Maine and other states that have legalized the recreational use of marijuana face a growing cloud of uncertainty following signals of a possible enforcement crackdown from the Trump administration. In Augusta today, a panel charged with implementing Maine’s new marijuana law heard from stakeholders directly affected, including the state’s business community.

Committee co-chairman Sen. Roger Katz, a Republican from Augusta, opened the crowded hearing by acknowledging the daunting task the panel faces in implementing the new law.

A Portland firm that specializes in connecting employers with workers has expanded its website to included student internships into the mix of options for job seekers.

The Live + Work in Maine website is operated by Pro Search of Portland. College administrators, such as James Westhoff at Husson University in Bangor, say students are increasingly using internships to secure employment opportunities.

Susan Sharon / Maine Public

A bill that would expand Maine’s 15-cent deposit to miniature liquor bottles could be taken up by rank-and-file lawmakers as soon as next month.

Supporters of the measure, such as co-sponsor Rep. Betty Austin, a Skowhegan Democrat, say the deposit is needed to clear the highways of the discarded 50-milliliter liquor bottles, also known as “nips.” She says current practices suggest that many Mainers need to be more aware of where they’re drinking and what they’re doing with their empty bottles.

Short-term rental company Airbnb announced Tuesday that it will start collecting sales taxes from customers in April. That puts the company — and its hosts in Maine — on the same page as Gov. Paul LePage.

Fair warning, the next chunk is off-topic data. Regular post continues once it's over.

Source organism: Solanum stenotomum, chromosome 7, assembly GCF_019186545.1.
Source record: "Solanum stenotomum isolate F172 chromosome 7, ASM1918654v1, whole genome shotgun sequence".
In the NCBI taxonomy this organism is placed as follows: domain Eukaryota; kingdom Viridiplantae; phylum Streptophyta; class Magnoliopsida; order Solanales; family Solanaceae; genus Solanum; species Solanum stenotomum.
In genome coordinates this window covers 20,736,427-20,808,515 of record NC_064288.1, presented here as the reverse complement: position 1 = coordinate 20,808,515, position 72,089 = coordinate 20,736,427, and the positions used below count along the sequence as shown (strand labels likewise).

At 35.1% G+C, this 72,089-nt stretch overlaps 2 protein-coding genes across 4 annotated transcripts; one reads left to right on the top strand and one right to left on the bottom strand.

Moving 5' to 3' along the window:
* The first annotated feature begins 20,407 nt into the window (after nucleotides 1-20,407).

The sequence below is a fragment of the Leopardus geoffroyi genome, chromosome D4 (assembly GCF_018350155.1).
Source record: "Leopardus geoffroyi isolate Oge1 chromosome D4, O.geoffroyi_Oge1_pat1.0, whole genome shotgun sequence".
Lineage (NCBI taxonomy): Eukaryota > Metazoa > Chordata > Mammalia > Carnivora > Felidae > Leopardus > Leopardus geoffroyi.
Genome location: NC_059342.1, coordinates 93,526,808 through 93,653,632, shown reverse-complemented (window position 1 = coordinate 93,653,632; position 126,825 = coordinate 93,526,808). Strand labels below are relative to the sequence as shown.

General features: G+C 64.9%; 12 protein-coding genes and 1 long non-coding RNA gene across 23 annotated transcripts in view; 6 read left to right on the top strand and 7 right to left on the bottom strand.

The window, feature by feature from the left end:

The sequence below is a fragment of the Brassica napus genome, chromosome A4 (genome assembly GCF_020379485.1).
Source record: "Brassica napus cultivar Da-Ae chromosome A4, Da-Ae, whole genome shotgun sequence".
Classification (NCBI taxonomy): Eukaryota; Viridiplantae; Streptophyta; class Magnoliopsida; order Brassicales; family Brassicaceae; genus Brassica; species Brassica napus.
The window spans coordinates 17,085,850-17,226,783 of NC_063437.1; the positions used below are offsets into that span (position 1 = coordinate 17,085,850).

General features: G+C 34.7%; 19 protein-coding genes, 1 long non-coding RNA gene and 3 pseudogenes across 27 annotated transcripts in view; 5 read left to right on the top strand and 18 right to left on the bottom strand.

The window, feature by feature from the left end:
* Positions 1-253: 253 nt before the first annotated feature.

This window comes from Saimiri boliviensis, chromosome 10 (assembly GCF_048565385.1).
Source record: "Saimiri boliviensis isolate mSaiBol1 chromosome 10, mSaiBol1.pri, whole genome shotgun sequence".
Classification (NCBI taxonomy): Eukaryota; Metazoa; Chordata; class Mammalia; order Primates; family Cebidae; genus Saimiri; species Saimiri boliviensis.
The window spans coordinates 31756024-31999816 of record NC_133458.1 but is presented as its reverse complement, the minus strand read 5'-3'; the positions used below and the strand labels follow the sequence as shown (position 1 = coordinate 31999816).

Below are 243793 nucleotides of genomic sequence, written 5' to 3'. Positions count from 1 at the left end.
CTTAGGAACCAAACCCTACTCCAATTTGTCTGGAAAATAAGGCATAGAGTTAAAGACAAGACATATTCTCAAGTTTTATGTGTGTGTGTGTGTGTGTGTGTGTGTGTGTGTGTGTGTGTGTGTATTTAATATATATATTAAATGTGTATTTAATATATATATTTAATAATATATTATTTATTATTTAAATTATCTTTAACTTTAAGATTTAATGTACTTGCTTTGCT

LePage says he wants to update the tax code to better account for the burgeoning short-term rental market. The company now says it’s voluntarily agreeing to automatically collect sales taxes on Maine rentals, starting April 1.

Independent Sen. Angus King joined 18 other members of Congress Tuesday to introduce a bill designed to lower the cost of prescription drugs. The bill would allow Americans access to FDA-approved drugs from other countries, such as Canada.

King says the cost of prescription drugs is overwhelming Mainers, particularly those on fixed incomes.

Susan Sharon / Maine Public/file

LEWISTON, Maine - Six months after the creation of the Katahdin Woods and Waters National Monument, a new nonprofit group has been formed to preserve and protect it. 

The Friends of Katahdin Woods and Waters is a private group with a 13-member board of directors.  Secretary Cathy Johnson says the initial goal is to attract more members of the public to volunteer in the monument and work on educational programs about it.

Maine's unemployment rate fell last year, to 3.9 percent from 4.4 percent in 2015.   

That's according to the Bureau of Labor Statistics, which found that the percentage of Mainers in the workforce climbed from just below 60 percent to just above.

The state's jobless rate for last year was a full percentage point below the national rate and the New England average.

Maine was one of 27 states where unemployment fell last year.

BIDDEFORD, Maine - A Biddeford man has been sentenced to 50 years in prison after admitting in a plea deal he started a September 2014 fire that killed two people.